by Ivan Herman
That’s how much we had left on our SNAP budget at the end of the month. 87 cents. Not much room for error, and not much of a cushion for frills and extras.
On Thursday we had run out of milk and fruit. We had $9.27 left in our budget.
I took my son to the grocery store in the afternoon.
$3.49 for milk
$1.95 for six bananas
$1.99 for a whole, fresh pineapple (score!)
I tallied it up in my head: about $7.50, and figured I could buy only two Fuji apples on sale at $1.49 per pound (it came out to $.97). I asked Robin to pick the two apples. He plunked two into the bag, then grabbed for a third.
“Sorry, little dude, but we don’t have the money to buy a third apple.”
“But I like apples.”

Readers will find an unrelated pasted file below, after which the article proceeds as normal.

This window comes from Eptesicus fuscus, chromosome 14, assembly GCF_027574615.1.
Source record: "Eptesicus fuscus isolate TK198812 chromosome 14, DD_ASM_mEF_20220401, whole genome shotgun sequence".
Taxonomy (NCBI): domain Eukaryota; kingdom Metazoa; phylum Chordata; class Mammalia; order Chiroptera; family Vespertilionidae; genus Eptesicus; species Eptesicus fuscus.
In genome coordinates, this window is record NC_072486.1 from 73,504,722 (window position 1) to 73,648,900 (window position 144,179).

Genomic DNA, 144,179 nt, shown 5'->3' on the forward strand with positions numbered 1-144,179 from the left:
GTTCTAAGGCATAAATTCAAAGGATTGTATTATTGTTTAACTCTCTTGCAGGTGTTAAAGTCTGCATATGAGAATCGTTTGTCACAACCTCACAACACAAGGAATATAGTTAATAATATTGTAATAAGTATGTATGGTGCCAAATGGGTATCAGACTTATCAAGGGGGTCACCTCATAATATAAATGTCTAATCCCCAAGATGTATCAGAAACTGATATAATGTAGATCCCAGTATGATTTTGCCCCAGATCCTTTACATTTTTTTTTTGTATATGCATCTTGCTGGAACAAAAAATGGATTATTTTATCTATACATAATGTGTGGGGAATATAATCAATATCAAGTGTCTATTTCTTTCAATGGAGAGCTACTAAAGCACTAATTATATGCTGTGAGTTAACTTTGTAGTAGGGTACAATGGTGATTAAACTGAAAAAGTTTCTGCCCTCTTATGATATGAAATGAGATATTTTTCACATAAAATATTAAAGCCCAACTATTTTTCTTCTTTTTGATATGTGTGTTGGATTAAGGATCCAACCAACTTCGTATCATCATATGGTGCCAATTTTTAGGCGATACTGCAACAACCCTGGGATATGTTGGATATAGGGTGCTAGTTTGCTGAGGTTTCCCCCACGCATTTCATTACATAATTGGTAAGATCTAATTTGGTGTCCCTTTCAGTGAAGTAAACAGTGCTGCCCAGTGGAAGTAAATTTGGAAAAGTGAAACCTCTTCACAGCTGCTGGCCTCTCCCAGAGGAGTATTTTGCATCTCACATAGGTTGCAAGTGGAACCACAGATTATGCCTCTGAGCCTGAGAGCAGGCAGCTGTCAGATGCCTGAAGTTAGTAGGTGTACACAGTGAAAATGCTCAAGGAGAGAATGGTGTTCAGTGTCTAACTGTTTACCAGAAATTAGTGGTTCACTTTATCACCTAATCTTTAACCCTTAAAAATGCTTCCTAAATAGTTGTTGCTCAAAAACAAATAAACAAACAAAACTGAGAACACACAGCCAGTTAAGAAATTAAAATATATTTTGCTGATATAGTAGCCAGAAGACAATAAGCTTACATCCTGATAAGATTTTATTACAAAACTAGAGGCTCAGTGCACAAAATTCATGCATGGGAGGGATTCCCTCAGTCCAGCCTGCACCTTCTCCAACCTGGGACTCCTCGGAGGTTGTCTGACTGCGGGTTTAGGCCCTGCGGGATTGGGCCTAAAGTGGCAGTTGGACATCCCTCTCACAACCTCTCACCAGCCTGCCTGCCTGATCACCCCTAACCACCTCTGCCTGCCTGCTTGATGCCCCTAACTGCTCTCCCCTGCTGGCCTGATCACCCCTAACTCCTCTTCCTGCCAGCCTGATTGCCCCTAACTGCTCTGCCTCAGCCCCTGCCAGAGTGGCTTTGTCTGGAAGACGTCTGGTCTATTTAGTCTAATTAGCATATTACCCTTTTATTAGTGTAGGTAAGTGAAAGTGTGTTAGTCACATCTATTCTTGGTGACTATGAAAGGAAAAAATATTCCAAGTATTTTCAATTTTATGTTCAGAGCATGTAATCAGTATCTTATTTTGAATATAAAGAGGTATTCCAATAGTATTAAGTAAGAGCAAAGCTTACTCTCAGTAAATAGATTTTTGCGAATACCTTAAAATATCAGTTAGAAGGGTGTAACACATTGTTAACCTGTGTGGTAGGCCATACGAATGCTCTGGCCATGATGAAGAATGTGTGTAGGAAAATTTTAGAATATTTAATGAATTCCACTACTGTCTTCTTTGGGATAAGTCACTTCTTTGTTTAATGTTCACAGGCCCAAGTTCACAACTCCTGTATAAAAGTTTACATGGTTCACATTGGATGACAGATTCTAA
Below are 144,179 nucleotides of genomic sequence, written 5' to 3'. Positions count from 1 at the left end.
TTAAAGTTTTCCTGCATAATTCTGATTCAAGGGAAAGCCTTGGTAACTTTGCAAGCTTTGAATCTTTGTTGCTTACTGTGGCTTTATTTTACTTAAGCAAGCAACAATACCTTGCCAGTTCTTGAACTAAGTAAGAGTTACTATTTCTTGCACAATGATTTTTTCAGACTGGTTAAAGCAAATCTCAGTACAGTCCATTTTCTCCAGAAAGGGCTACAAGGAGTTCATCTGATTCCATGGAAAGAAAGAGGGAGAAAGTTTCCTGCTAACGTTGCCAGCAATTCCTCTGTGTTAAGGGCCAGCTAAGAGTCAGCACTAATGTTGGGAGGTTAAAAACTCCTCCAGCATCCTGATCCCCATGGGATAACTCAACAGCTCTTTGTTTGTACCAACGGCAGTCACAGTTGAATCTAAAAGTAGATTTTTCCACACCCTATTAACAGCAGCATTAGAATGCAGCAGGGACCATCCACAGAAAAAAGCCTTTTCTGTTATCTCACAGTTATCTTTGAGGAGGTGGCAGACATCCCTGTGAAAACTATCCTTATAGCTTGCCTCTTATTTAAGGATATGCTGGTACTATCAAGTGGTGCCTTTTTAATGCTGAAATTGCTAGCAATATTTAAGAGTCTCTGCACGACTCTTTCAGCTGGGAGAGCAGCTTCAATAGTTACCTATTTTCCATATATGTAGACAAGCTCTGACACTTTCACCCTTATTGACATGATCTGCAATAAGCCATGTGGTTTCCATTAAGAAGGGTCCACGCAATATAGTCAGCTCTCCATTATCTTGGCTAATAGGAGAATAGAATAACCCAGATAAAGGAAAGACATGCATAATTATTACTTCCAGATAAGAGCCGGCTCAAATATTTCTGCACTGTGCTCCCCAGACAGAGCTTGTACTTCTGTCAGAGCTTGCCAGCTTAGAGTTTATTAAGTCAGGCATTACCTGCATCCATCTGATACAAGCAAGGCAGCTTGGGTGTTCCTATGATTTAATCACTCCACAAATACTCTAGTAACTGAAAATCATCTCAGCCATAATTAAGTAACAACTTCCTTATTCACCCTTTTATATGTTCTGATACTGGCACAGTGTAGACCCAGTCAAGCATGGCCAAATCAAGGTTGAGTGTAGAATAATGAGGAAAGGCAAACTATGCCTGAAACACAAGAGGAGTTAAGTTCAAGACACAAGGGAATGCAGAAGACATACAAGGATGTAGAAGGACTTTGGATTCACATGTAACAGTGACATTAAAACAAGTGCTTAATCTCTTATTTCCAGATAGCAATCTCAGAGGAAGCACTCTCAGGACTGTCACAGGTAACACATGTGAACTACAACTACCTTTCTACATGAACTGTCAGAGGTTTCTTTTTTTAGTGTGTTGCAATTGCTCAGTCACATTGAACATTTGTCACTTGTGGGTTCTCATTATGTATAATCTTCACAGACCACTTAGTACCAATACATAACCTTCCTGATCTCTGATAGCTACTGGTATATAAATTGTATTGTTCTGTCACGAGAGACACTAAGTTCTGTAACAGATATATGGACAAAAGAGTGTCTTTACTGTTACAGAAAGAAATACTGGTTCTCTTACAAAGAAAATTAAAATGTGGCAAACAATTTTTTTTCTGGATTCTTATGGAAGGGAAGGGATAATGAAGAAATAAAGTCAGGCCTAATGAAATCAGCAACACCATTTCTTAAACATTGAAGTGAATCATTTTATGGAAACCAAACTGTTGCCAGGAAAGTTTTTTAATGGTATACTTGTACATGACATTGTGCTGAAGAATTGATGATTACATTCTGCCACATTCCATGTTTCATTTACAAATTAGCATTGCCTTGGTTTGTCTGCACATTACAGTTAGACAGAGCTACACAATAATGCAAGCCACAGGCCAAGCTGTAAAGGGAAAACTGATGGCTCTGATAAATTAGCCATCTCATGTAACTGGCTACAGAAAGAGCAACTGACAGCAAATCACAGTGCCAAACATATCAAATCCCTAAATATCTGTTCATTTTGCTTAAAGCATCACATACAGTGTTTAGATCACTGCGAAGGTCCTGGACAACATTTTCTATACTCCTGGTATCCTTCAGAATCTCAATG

“Yeah, me too.” <<sigh>>
$8.40 for milk and fruit.
$530 for 4 people over 40 days.
$1.10 per person, per meal.
Only $.87 left over.
We ate frugally, but were still able to eat a balanced diet.
How easy it would be to miss the target!
On a day when we celebrated the institution of our Lord’s Supper, the feast at my own table looked a bit more meager. At the Maundy Thursday service, as the bread was broken, I hungered for it, both physically and spiritually. The fridge at home had only a half-loaf of homemade sourdough, and some leftover simple drop biscuits. But the bread, juice, and wine at the Lord’s Table held the promise of abundance.
Now Easter is upon us, and abundance is at hand. May our “Alleluias” in grateful praise bring glory to God as well as food for those who still hunger, for “Alleluias” are not just sung and spoken in devotion and worship, but also acted out in compassion and justice.